(Phys.org)—Over the past few years, Li-air batteries (more precisely, Li-oxygen batteries) have become attractive due to their theoretical ability to store nearly as much energy per volume as gasoline. The key to this high energy density is the "air" part, since the batteries capture atmospheric oxygen to use in the cathode reaction instead of storing their own oxidizing agent. However, Li-air batteries have conventionally been single-use cells since they cannot be recharged, which significantly limits their applications. Now in a new study, scientists have found that replacing the lithium anode with a sodium anode may offer an unexpected path toward making metal-air batteries rechargeable while still offering a relatively high energy density.
The researchers, led by Professor Jürgen Janek and Dr. Philipp Adelhelm at the Institute of Physical Chemistry at Justus-Liebig-University Gießen in Gießen, Germany, have published their paper on rechargeable sodium-air batteries in a recent issue of Nature Materials.
Li-air batteries' greatest appeal is their high theoretical energy density (about 3,458 Wh kg-1), which is several times higher than that of Li-ion batteries, the most commonly used battery in electric vehicles today. However, whereas Li-ion batteries can be recharged many times while retaining most of their capacity, most Li-air batteries cannot be recharged at all. In 2011, several international groups discovered that this irreversibility is due to the instability of the Li-air battery's electrolyte and other cell components in the presence of the reactive superoxide radical O2-, which forms as a first step during cell discharge. Only recently, improvements in rechargeability have been achieved by using gold electrodes, but the system still suffers from poor energy efficiency and large overpotentials in which some energy is lost as heat.
In the new study, the researchers demonstrated that a sodium-air (Na-air) cell does not suffer from the same negative effects on the electrolyte and energy efficiency as a Li-air cell does. This is because, while lithium and sodium are closely related chemically, they each react very differently with oxygen. When lithium reacts with oxygen, it forms LiO2 (lithium oxide), which is highly unstable and found only as an intermediate species in Li-air batteries, after which it turns into Li2O2. On the other hand, sodium and oxygen form NaO2 (sodium superoxide), a more stable compound. Since NaO2 doesn't decompose, the reaction can be reversed during charging.
The scientists demonstrated the reversibility of Na-air cells in their experiments. Using several techniques, including Raman spectroscopy and X-ray diffraction, the scientists confirmed that NaO2 is indeed produced during discharge, that Na and O2 are separated during charging, and that the cycle can be repeated.
"We could demonstrate that by replacing lithium with sodium, the cell reaction proceeds in an unexpected and beneficial manner," Adelhelm told Phys.org. "The cell discharge and charge process is kinetically favored, which means that the formation and decomposition of NaO2 is very energy-efficient."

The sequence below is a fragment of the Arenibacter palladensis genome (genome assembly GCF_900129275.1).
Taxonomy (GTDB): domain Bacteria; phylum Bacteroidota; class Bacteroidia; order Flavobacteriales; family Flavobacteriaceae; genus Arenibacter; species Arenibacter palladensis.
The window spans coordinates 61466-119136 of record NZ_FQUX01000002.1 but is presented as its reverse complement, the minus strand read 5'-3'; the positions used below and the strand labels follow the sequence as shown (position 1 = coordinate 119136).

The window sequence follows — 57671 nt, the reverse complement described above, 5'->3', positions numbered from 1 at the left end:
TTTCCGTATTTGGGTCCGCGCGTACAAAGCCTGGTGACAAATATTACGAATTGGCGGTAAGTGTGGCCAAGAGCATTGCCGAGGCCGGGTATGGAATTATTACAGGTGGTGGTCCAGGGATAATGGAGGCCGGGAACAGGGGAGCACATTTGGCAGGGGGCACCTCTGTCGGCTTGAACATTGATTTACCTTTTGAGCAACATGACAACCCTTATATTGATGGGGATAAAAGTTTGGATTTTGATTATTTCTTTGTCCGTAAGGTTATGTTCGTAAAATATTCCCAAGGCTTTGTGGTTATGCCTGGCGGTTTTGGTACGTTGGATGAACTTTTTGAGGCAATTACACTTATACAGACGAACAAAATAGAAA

Although this evidence of reversibility is a promising step, the reaction is far from ideal. While Na-air batteries have a theoretical energy density of 1,605 Wh kg-1, which is significantly higher than that of Li-ion batteries, it is still only about half that of Li-air batteries. And even though the Na-air batteries can be charged and discharged several times, the capacity decreases after each cycle, with negligible energy storage after eight cycles. The researchers are currently investigating the processes that limit battery lifetime.
Still, Na-air batteries have some attractive characteristics. One advantage of the Na-air battery demonstrated here is its very low overpotential, which is three or four times lower than for any Li-air or Na-air battery previously reported, resulting in fewer losses. In addition, sodium is the sixth most abundant element on Earth, while lithium resources are much more limited.
"Our results are also important from another perspective," Adelhelm said. "NaO2 is chemically very difficult to synthesize. High temperatures, pressures and long reaction times are needed. In our battery, NaO2 forms instantly at room temperature and ambient pressure. Possibly, also other chemical compounds could be prepared this way."
Overall, Adelhelm hopes that Na-air batteries may serve as one more option to turn to for future energy storage applications.
"A broad variety of electrochemical energy storage devices with different properties is needed for future mobile and stationary applications," he said. "In short, sodium's abundance could be an important cost advantage over lithium; however, for otherwise identical batteries, the 'lithium version' will always provide the higher energy density. But any working metal/air battery will provide a higher energy density than current Li-ion batteries."
Explore further: Crystal structure and magnetism—new insight into the fundamentals of solid state physics
More information: Pascal Hartmann, et al. "A rechargeable room-temperature sodium superoxide (NaO2) battery." Nature Materials. DOI: 10.1038/NMAT3486